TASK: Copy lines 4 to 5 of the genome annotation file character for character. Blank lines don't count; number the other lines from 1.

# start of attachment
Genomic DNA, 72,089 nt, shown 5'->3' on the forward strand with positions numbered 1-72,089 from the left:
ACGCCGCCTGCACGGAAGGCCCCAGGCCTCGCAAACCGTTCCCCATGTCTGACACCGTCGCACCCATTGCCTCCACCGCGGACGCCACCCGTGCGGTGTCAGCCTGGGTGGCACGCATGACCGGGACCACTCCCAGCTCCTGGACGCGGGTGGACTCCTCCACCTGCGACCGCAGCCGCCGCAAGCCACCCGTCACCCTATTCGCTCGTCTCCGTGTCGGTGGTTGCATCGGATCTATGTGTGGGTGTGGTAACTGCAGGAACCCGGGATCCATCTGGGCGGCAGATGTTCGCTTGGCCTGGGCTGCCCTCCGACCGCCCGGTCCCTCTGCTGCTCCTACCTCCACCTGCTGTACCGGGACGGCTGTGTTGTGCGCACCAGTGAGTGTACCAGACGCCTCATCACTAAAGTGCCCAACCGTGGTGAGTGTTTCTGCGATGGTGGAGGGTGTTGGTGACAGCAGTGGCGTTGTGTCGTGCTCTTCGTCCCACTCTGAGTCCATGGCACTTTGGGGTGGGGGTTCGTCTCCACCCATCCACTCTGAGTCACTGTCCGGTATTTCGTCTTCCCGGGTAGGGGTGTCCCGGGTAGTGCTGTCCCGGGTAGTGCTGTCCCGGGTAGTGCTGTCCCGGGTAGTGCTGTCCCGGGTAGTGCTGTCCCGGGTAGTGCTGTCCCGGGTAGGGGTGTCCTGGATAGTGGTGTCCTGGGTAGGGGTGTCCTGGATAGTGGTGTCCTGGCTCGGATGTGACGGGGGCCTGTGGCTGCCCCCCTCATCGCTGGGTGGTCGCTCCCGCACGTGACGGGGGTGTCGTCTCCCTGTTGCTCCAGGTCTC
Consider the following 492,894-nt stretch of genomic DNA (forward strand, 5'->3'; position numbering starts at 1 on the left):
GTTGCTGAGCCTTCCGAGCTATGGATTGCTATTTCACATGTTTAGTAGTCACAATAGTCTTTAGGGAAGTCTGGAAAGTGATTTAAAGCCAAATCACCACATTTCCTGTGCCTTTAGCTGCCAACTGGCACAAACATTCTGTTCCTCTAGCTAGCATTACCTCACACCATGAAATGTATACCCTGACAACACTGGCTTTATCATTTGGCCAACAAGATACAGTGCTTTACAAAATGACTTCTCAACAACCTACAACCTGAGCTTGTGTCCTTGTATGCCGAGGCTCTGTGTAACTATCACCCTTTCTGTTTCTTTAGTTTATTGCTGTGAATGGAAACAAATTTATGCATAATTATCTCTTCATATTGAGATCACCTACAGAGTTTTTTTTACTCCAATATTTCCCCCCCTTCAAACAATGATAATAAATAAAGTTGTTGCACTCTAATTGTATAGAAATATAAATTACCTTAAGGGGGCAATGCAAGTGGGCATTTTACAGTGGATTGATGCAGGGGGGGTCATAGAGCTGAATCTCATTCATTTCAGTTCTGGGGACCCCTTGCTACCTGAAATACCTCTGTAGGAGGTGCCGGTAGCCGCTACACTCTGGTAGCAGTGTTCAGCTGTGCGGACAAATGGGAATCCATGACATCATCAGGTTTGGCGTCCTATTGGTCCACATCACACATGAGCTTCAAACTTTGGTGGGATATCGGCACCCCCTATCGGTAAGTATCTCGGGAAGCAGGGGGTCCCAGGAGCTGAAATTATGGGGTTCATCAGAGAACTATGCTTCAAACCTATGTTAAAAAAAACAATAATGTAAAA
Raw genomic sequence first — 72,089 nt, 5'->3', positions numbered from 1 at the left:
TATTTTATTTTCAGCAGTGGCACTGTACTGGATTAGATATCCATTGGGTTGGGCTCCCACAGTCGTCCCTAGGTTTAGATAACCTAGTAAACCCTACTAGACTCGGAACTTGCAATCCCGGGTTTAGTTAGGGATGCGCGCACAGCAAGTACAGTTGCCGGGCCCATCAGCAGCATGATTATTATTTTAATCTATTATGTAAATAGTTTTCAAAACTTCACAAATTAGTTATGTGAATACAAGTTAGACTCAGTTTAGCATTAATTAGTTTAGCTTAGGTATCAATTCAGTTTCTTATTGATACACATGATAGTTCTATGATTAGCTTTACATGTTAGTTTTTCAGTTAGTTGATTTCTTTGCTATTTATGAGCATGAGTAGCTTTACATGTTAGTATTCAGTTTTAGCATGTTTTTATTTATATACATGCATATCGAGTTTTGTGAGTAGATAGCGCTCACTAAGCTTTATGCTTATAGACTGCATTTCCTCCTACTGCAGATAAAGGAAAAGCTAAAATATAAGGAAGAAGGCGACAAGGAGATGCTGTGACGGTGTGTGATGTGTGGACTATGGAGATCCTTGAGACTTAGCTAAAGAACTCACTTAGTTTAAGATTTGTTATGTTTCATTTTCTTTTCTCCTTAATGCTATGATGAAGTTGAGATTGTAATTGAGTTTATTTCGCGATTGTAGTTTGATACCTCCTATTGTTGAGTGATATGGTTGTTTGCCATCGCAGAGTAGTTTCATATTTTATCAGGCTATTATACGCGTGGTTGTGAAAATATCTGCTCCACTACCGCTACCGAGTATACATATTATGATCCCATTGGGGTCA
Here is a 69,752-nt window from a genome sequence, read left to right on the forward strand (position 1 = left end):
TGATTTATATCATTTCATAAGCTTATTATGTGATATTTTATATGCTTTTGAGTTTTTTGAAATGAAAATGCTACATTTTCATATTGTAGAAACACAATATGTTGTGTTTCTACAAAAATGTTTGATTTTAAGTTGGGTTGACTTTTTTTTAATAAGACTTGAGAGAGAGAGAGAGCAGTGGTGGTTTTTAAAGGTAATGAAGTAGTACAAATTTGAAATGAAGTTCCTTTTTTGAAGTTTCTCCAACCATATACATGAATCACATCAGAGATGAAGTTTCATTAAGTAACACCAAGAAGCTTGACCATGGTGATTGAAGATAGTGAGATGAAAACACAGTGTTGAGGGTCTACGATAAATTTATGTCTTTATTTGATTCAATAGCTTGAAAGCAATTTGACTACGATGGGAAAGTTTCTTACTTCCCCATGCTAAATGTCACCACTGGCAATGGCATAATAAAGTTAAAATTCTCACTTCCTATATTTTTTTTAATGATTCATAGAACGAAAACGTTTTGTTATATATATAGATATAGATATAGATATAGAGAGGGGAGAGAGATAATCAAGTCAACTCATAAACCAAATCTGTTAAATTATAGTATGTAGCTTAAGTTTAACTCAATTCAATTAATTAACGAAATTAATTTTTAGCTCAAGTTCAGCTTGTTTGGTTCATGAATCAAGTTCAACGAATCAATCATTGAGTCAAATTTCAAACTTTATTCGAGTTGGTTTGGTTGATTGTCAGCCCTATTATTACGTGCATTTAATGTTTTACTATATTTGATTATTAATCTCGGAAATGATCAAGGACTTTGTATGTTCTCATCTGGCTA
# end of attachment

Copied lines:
GTTGCTGAGCCTTCCGAGCTATGGATTGCTATTTCACATGTTTAGTAGTCACAATAGTCTTTAGGGAAGTCTGGAAAGTGATTTAAAGCCAAATCACCACATTTCCTGTGCCTTTAGCTGCCAACTGGCACAAACATTCTGTTCCTCTAGCTAGCATTACCTCACACCATGAAATGTATACCCTGACAACACTGGCTTTATCATTTGGCCAACAAGATACAGTGCTTTACAAAATGACTTCTCAACAACCTACAACCTGAGCTTGTGTCCTTGTATGCCGAGGCTCTGTGTAACTATCACCCTTTCTGTTTCTTTAGTTTATTGCTGTGAATGGAAACAAATTTATGCATAATTATCTCTTCATATTGAGATCACCTACAGAGTTTTTTTTACTCCAATATTTCCCCCCCTTCAAACAATGATAATAAATAAAGTTGTTGCACTCTAATTGTATAGAAATATAAATTACCTTAAGGGGGCAATGCAAGTGGGCATTTTACAGTGGATTGATGCAGGGGGGGTCATAGAGCTGAATCTCATTCATTTCAGTTCTGGGGACCCCTTGCTACCTGAAATACCTCTGTAGGAGGTGCCGGTAGCCGCTACACTCTGGTAGCAGTGTTCAGCTGTGCGGACAAATGGGAATCCATGACATCATCAGGTTTGGCGTCCTATTGGTCCACATCACACATGAGCTTCAAACTTTGGTGGGATATCGGCACCCCCTATCGGTAAGTATCTCGGGAAGCAGGGGGTCCCAGGAGCTGAAATTATGGGGTTCATCAGAGAACTATGCTTCAAACCTATGTTAAAAAAAACAATAATGTAAAA
Raw genomic sequence first — 72,089 nt, 5'->3', positions numbered from 1 at the left: